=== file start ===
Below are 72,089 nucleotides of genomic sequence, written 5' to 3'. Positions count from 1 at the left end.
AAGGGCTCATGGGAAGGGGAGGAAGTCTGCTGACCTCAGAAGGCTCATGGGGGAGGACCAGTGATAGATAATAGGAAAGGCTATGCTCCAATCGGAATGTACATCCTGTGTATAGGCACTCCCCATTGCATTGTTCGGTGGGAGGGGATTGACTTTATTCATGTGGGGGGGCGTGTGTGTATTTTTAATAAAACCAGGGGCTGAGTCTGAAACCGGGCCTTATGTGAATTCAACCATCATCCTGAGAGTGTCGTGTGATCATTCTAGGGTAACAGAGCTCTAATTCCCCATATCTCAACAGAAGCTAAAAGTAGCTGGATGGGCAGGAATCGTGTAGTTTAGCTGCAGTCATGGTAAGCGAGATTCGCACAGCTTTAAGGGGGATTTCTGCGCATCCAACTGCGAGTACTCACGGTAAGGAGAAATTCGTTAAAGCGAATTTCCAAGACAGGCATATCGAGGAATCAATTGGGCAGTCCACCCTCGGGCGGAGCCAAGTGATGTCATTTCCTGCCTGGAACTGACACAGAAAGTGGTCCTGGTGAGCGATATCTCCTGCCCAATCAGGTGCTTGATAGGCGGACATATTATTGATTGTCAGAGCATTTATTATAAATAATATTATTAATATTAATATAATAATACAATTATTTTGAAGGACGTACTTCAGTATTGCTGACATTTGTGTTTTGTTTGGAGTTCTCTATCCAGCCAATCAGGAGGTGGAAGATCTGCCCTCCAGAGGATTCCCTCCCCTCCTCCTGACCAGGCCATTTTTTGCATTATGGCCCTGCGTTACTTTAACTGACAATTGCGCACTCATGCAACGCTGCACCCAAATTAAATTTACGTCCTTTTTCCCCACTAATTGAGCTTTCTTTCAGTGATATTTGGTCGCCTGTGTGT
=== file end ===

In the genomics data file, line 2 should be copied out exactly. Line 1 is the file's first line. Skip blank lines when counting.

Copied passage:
AAGGGCTCATGGGAAGGGGAGGAAGTCTGCTGACCTCAGAAGGCTCATGGGGGAGGACCAGTGATAGATAATAGGAAAGGCTATGCTCCAATCGGAATGTACATCCTGTGTATAGGCACTCCCCATTGCATTGTTCGGTGGGAGGGGATTGACTTTATTCATGTGGGGGGGCGTGTGTGTATTTTTAATAAAACCAGGGGCTGAGTCTGAAACCGGGCCTTATGTGAATTCAACCATCATCCTGAGAGTGTCGTGTGATCATTCTAGGGTAACAGAGCTCTAATTCCCCATATCTCAACAGAAGCTAAAAGTAGCTGGATGGGCAGGAATCGTGTAGTTTAGCTGCAGTCATGGTAAGCGAGATTCGCACAGCTTTAAGGGGGATTTCTGCGCATCCAACTGCGAGTACTCACGGTAAGGAGAAATTCGTTAAAGCGAATTTCCAAGACAGGCATATCGAGGAATCAATTGGGCAGTCCACCCTCGGGCGGAGCCAAGTGATGTCATTTCCTGCCTGGAACTGACACAGAAAGTGGTCCTGGTGAGCGATATCTCCTGCCCAATCAGGTGCTTGATAGGCGGACATATTATTGATTGTCAGAGCATTTATTATAAATAATATTATTAATATTAATATAATAATACAATTATTTTGAAGGACGTACTTCAGTATTGCTGACATTTGTGTTTTGTTTGGAGTTCTCTATCCAGCCAATCAGGAGGTGGAAGATCTGCCCTCCAGAGGATTCCCTCCCCTCCTCCTGACCAGGCCATTTTTTGCATTATGGCCCTGCGTTACTTTAACTGACAATTGCGCACTCATGCAACGCTGCACCCAAATTAAATTTACGTCCTTTTTCCCCACTAATTGAGCTTTCTTTCAGTGATATTTGGTCGCCTGTGTGT